The new connection preferably requires some handshaking between the gateways. The initiating gateway first requests the switch by sending a control packet containing a network switch request to the receiving gateway. If the request is granted by an acknowledgment, the initiating gateway completes a circuit-switched connection by dialing out through its circuit-switched interface to the circuit-switched interface of the receiving gateway. When the receiving gateway answers, the initiating gateway identifies the connection as a parallel of the call's packet-switched connection. Once the new connection is acknowledged (using either connection for acknowledgment), the voice data is re-routed over the circuit-switched connection. The packet-switched connection can then be terminated.

The dashed pathway of FIG. 9 shows an alternate decision pathway that allows the call to revert to a packet-switched connection. Instead of terminating the packet-switched connection, low-rate packets continue to be sent between the gateways. For example, if the packet-switched connection was using RTP (Real-time Transport Protocol), the corresponding RTCP (Real-time Transport Control Protocol) packets can continue to be sent, along with empty or near-empty RTP packets at a lower rate. These communications can be used by the gateway to estimate latency. If the quality of the packet-switched connection increases, another network switch is initiated that is analogous to the first switch, and the circuit-switched connection can then be taken down.

FIG. 10 shows an alternate decision flowchart for caller-controlled network switching. The call is connected over the packet data network, and the call information is stored. Incoming audio packets are processed normally, including in-band signal (e.g., DTMF signal) detection processing by a signal processor. When in-band signaling is detected, the signal is compared against a list of signals that should be “captured” by the gateway. If the signal does not match a signal from the list, a corresponding signal packet is generated and sent over the packet data network to the gateway at the other endpoint for signal reconstruction. If the signal does match one from the list, and it corresponds to a QOS-request signal, the system attempts to initiate a circuit-switched connection as described above. The gateway can optionally provide audible feedback to the caller as a tone or voice message, indicating the success or failure of the request operation.

Other signals can also be used to control user preferences in a system according to the invention. For instance, a caller may indicate a QOS level for the current call that is different from their default QOS, without explicitly requesting a circuit-switched connection. The system then uses the new QOS level to make network-switch decisions.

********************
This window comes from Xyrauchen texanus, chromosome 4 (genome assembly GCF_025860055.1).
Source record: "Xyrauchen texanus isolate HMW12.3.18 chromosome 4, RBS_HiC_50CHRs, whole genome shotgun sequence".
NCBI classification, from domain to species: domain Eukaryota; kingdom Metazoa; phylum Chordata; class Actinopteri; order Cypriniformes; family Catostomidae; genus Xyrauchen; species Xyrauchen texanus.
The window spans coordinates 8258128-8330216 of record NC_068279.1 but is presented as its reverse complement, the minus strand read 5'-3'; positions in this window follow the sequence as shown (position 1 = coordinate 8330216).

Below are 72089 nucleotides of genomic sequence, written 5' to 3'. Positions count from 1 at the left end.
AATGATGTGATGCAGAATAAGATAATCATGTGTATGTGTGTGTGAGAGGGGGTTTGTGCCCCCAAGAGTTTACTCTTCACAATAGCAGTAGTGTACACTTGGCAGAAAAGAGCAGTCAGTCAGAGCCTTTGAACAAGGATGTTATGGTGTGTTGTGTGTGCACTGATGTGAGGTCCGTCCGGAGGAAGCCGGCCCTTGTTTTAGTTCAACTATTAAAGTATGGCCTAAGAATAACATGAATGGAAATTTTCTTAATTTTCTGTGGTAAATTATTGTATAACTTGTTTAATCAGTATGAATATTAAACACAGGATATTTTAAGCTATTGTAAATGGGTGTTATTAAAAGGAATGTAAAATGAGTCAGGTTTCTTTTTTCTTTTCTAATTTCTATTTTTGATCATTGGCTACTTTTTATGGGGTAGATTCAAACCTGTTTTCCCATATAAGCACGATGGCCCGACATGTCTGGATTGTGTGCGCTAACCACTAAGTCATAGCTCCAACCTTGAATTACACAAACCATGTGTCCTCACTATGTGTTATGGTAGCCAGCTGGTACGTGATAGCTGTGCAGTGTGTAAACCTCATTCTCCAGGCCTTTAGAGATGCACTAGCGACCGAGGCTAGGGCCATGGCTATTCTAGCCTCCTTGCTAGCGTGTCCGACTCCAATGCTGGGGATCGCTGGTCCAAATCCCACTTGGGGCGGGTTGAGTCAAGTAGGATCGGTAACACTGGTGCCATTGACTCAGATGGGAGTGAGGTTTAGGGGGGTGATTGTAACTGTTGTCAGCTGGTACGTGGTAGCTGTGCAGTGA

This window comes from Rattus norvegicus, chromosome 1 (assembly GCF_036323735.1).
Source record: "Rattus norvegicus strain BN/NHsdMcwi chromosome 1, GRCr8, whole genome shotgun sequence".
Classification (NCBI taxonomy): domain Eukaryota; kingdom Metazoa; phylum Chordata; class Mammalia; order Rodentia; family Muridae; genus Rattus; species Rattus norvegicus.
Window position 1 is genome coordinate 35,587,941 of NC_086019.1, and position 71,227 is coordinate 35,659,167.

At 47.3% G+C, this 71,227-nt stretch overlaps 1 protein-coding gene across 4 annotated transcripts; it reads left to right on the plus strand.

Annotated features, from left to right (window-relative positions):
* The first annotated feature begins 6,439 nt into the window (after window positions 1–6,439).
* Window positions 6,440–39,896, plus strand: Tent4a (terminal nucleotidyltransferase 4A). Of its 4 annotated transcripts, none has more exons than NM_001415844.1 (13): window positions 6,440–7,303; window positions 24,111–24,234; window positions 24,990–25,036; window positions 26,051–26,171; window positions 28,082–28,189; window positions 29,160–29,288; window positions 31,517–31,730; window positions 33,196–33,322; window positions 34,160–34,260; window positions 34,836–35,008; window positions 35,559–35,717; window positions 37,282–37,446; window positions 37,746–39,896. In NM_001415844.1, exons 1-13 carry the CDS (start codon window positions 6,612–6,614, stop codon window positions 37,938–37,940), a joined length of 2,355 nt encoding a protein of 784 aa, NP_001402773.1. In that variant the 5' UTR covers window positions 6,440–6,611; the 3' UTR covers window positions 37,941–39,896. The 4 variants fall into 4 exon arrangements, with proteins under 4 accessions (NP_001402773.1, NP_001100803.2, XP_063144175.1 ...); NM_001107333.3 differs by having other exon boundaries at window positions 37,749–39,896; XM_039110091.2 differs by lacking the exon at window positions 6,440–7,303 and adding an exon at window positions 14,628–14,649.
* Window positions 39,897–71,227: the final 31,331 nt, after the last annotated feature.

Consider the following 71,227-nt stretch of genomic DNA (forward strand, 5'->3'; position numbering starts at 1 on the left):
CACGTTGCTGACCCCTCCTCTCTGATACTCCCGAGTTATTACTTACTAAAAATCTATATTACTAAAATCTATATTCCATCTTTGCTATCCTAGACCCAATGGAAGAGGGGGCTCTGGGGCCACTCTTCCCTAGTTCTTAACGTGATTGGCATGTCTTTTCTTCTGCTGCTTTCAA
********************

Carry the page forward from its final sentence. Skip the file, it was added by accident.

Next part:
Receiving Gateway Operation

FIG. 11 shows a corresponding decision flowchart for a receiving gateway. The gateway essentially follows the requests of the initiating gateway. Its main control point reflects its ability to refuse a network switch request from the initiating gateway. For instance, when the receiving gateway receives a network switch request, it may examine the loading of its own resources and determine whether it is able to commit additional resources to a network switch.

When a receiving gateway acknowledges a request, and knows that it should expect a remote gateway to attempt a circuit-switched connection, it monitors newly-initiated circuit-switched connections. When it identifies the new connection that corresponds to the existing packet-switched connection, the gateway makes arrangements to associate this new pair of timeslots with the resources committed to the packet-switched connection. At an appropriate moment, the connection is then switched.

One of ordinary skill in the art will recognize that many advantageous modifications to the disclosed embodiments are enabled by the concepts taught herein. For example, the gateway/circuit switches can implement PBX (Private Branch Exchange) functions at different sites for a common enterprise. The gateways can decide whether traffic between the sites should use circuit-switched or packet-switched connections. If the enterprise pays for a certain number of dedicated circuits, these can be allotted in a predefined manner as call load between the sites varies. Optionally, compressed voice traffic can use the dedicated circuits instead of the packet data network when conditions warrant.

The present invention also is not limited to implementations where the circuit-switch is performed at the same physical location as the packet-switch. For instance, a circuit switch can gather latency and/or other statistics from an attached packet voice gateway over a control channel, and initiate switches of calls to and from the gateway using this same control channel. The control channel allows the switch to be logically connected, although not directly physically connected, to the packet-switched network for purposes of initiating network switches.

Other modifications to the disclosed embodiments will be obvious to those of ordinary skill in the art upon reading this disclosure, and are intended to fall within the scope of the invention as claimed.

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Classifications
U.S. Classification370/353, 370/352
International ClassificationH04L12/28, H04L12/64, H04M7/00
Cooperative ClassificationH04L12/6418, H04L12/5692, H04M7/0057, H04L2012/6424, H04L2012/6481
European ClassificationH04L12/56F1, H04M7/00D18
Legal Events
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May 3, 1999ASAssignment
Owner name: CISCO TECHNOLOGY, INC., CALIFORNIA
Free format text: ASSIGNMENT OF ASSIGNORS INTEREST;ASSIGNOR:ARMISTEAD, R. ASHBY;REEL/FRAME:009941/0001
Effective date: 19990426
Jan 17, 2008FPAYFee payment
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Feb 24, 2012FPAYFee payment